On December 23, 1944, twenty-five German prisoners of war broke out of an Arizona prison camp not far from the Mexican border by crawling along a 178-foot tunnel. By Christmas day, they were looking for ways to reach Mexico and Axis sympathizers who would help them. Drawing on extensive interviews with the escapees and formerly classified documents, John Hammond Moore tells their incredible story—one of the few untold dramas of the war.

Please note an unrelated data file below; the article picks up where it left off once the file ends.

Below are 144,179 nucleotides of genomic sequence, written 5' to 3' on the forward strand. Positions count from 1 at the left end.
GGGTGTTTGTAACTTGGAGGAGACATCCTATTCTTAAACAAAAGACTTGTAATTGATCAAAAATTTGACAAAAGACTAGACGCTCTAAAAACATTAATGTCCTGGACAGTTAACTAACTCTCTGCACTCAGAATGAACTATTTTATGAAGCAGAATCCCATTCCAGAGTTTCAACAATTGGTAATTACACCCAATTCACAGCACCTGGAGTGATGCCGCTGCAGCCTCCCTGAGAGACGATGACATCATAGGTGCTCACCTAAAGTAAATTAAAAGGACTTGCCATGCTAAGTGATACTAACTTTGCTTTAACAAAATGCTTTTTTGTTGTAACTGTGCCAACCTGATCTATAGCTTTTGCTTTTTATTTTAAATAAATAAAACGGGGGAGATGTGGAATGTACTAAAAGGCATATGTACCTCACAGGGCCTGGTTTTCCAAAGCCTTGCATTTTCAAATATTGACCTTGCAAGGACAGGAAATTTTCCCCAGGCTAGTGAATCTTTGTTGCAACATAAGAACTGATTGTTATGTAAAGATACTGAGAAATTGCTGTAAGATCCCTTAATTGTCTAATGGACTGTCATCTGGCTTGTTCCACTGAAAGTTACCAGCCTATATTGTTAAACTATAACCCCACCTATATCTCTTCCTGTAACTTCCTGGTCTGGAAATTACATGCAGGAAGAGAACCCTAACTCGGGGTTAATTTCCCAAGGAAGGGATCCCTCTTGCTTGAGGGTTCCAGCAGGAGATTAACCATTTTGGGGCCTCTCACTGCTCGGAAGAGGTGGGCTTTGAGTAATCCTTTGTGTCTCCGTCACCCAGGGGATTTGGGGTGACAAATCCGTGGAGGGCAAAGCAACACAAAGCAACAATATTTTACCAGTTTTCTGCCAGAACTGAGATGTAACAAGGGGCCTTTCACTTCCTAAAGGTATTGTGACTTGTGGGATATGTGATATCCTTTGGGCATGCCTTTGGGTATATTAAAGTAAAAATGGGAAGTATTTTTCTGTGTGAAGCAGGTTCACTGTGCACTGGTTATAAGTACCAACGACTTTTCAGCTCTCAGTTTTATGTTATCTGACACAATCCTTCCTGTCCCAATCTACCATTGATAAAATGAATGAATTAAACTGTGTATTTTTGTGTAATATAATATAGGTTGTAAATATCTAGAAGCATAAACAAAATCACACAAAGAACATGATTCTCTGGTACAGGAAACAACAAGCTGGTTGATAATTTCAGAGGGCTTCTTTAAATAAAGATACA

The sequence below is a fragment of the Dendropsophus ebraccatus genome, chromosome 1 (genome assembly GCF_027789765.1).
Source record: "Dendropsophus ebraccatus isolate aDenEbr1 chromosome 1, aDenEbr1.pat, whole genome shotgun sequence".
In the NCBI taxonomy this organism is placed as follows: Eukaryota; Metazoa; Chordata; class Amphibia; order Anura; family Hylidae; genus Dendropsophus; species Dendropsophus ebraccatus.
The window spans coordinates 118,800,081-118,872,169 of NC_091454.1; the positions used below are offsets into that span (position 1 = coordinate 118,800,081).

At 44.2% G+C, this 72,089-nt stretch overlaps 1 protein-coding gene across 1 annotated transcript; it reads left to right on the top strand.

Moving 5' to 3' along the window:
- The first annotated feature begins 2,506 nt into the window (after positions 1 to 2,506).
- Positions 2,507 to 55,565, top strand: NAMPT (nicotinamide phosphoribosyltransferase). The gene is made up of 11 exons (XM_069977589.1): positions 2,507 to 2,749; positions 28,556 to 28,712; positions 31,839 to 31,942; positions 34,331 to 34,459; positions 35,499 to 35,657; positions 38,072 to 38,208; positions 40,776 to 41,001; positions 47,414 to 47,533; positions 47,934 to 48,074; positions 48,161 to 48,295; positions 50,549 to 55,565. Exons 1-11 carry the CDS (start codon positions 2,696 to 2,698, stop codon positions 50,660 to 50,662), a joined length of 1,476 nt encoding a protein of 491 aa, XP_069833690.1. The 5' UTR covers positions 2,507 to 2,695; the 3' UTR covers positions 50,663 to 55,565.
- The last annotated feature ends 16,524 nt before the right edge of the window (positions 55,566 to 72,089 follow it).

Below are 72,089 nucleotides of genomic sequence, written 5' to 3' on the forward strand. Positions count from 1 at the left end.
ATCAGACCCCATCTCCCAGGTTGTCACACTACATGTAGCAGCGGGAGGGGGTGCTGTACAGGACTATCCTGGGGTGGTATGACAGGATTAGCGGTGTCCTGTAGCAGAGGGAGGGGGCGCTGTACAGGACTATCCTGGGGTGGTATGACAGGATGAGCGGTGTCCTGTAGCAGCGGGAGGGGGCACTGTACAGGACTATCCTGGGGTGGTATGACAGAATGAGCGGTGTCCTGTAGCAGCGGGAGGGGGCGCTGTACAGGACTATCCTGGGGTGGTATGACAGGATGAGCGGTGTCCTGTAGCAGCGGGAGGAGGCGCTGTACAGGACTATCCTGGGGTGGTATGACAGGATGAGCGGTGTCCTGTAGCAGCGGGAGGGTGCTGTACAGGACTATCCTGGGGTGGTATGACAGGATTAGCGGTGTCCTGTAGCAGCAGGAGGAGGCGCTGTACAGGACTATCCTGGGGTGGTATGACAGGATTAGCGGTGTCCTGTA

Many of the men imprisoned at the Papago Park camp were among the Nazis' toughest and smartest U-boat commanders and their crews. Expecting trouble, their American guards marveled at how well the men adjusted to camp life. Spirits were high and the compound neatly raked several times each day. But the guards failed to realize the men were digging a tunnel right under their eyes. They hid their activity by building a volleyball (faustball) field. Twenty-five escapees used makeshift tools and coal shovels issued them by the camp to hack through the rocky soil. Once free, they disguised themselves as merchant seamen, consular officials, and workers armed with false identification papers. The men lasted six weeks on the outside before being recaptured. Their breakout, told here is breathtaking detail, remains the most sensational mass escape ever to take place from a POW camp on American soil.